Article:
COVID-19: The end of made in China?

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There are many reflections that must be made after the Coronavirus health crisis. Among them, the dependence on China as a "world factory" and a major global supplier should be considered. Will there be industrial relocation after the pandemic?

On many occasions China has been called "the world's factory". All this was due to the wide presence of their products throughout the world and in many aspects of our daily lives. Clothing, computers, cell phones, and toys are just a few examples.

Why did China become the "factory of the world"?

For a long time, China has been an attractive destination for many companies. Low labor and production costs, as well as the development of transport and, consequently, globalization, encouraged many companies to install their production centers in China. This process began in the 80s, having its peak in the 90s and the 2000s.

A decisive factor in making the decision to move production to China was wages. With much cheaper labor than in Western countries and with fewer labor rights, low wages in China made it possible to offset the costs of transporting goods. However, this well-known advantage has been called into question as a result of the spread of the Coronavirus.

The problems of relying on a single supplier

Dependence on a single large supplier such as China has caused problems in the supply of medical supplies (tests, masks, protective equipment and respirators, among others). In the economies of developed countries, the tertiary sector or services sector had more and more weight, while industry was losing weight in the economy. However, the rapid spread of a virus like COVID-19 has caused many countries to rethink their economic model. And it is that, a strong industry is essential to be able to have the necessary material to face a pandemic of this magnitude.

For this reason, it is considered relocating production, diversifying it or making it return to the countries of origin. Does this mean that we are attending the last chapters of the famous "made in China"?

The relocation of production is not a phenomenon that began with the outbreak of the COVID-19 pandemic. The trade war between the United States and China, with an increase in tariff barriers, was leading many companies to return to their countries of origin or to relocate to developing countries. At the same time, producing in China was no longer so cheap, as Chinese workers' wages were growing.

The idea that producing in China was cheap seemed to fade. Proof of this is that China was relocating its own production. This means that only a small part of the products sold by China were made on Chinese soil.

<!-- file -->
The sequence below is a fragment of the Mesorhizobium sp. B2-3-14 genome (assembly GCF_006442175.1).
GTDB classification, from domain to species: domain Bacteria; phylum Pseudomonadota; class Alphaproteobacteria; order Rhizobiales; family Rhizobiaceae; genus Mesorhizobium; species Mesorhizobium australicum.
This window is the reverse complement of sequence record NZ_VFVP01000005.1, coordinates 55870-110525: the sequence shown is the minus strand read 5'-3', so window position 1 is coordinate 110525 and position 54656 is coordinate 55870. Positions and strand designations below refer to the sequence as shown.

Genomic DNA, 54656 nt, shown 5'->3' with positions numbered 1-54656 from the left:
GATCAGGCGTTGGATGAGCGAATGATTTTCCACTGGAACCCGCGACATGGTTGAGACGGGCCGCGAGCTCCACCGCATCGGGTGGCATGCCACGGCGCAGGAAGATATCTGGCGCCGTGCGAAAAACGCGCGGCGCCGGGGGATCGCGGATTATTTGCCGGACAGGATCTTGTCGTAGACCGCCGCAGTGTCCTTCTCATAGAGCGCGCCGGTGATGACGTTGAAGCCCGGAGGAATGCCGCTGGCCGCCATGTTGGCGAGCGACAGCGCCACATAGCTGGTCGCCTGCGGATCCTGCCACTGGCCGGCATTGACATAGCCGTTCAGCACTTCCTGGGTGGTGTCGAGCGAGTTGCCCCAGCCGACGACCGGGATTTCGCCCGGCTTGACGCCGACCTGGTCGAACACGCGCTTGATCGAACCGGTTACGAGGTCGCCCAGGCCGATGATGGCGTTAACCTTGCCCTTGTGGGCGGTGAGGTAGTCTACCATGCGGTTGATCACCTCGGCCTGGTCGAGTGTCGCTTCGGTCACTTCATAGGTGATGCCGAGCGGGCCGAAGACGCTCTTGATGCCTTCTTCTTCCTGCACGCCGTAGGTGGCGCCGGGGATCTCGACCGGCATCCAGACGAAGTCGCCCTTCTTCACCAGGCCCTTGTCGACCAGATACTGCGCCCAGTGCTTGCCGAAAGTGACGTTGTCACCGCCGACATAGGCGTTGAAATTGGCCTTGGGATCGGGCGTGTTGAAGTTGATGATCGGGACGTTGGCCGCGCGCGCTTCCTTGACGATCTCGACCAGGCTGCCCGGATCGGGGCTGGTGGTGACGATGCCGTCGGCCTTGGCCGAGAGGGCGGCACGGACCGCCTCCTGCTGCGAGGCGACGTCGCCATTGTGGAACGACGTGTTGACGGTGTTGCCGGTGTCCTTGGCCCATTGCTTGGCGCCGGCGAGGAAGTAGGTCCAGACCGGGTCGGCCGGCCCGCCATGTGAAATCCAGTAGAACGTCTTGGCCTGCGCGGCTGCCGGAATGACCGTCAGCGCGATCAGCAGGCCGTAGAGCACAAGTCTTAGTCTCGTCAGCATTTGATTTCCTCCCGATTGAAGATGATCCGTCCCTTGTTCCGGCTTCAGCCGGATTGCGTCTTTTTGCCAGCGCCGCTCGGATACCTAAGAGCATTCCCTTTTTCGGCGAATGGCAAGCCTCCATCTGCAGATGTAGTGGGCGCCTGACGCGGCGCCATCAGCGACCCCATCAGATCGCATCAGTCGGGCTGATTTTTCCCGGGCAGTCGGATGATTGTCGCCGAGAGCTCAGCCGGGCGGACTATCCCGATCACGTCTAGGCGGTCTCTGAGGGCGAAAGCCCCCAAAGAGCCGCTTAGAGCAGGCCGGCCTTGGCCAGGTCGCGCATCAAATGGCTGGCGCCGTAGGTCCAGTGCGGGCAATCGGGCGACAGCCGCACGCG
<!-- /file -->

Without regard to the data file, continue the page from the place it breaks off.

Quality versus price

With this scenario, which seeks to reduce dependence on a single supplier, companies are already planning movements to other geographic areas. The options are to move the production centers to nearby countries with lower labor costs or to return the production to the country of origin.

It is true that China is capable of producing in large volumes and at high speed. However, production in European countries tends to be of higher quality despite higher labor costs. On the other hand, these labor costs would only increase in companies that require extensive use of labor. Thus, if we find companies in which technology is the key factor in production, the problem of labor costs would be solved.

The final decision when buying domestic or Chinese products would be left to consumers. It would be up to them to choose between quality and more environmentally friendly products or products at more affordable prices, as China will try to maintain its production with low wage costs.

Future scenarios

One factor to take into account is the time it takes to relocate an industry. Opening a factory is a long-term investment that must be profitable. Therefore, if the production centers were relocated, there would not be a rapid dismantling of the factories located in China.

There is no doubt that, given the size of its population and its industrial and commercial power, China will continue to be a great economic power. However, the COVID-19 pandemic and increased protectionism could end up taking a toll on its economy.

It is more than likely that many governments, in the face of the economic crisis and unemployment caused by the pandemic, will encourage companies to return their production to national territory in order to strengthen the national industry that allows them to reduce dependence on China.

Finally, another drawback that threatens China is the need for close production. If the factories do not return to the country of origin, they could be located in nearby countries. And it is that, the consumers every time demand products with greater rapidity. This is a major handicap for distant factories located in China. For this reason, despite the great development of logistics worldwide, it is convenient to have nearby factories, which allow products to be made available to the market with great speed.

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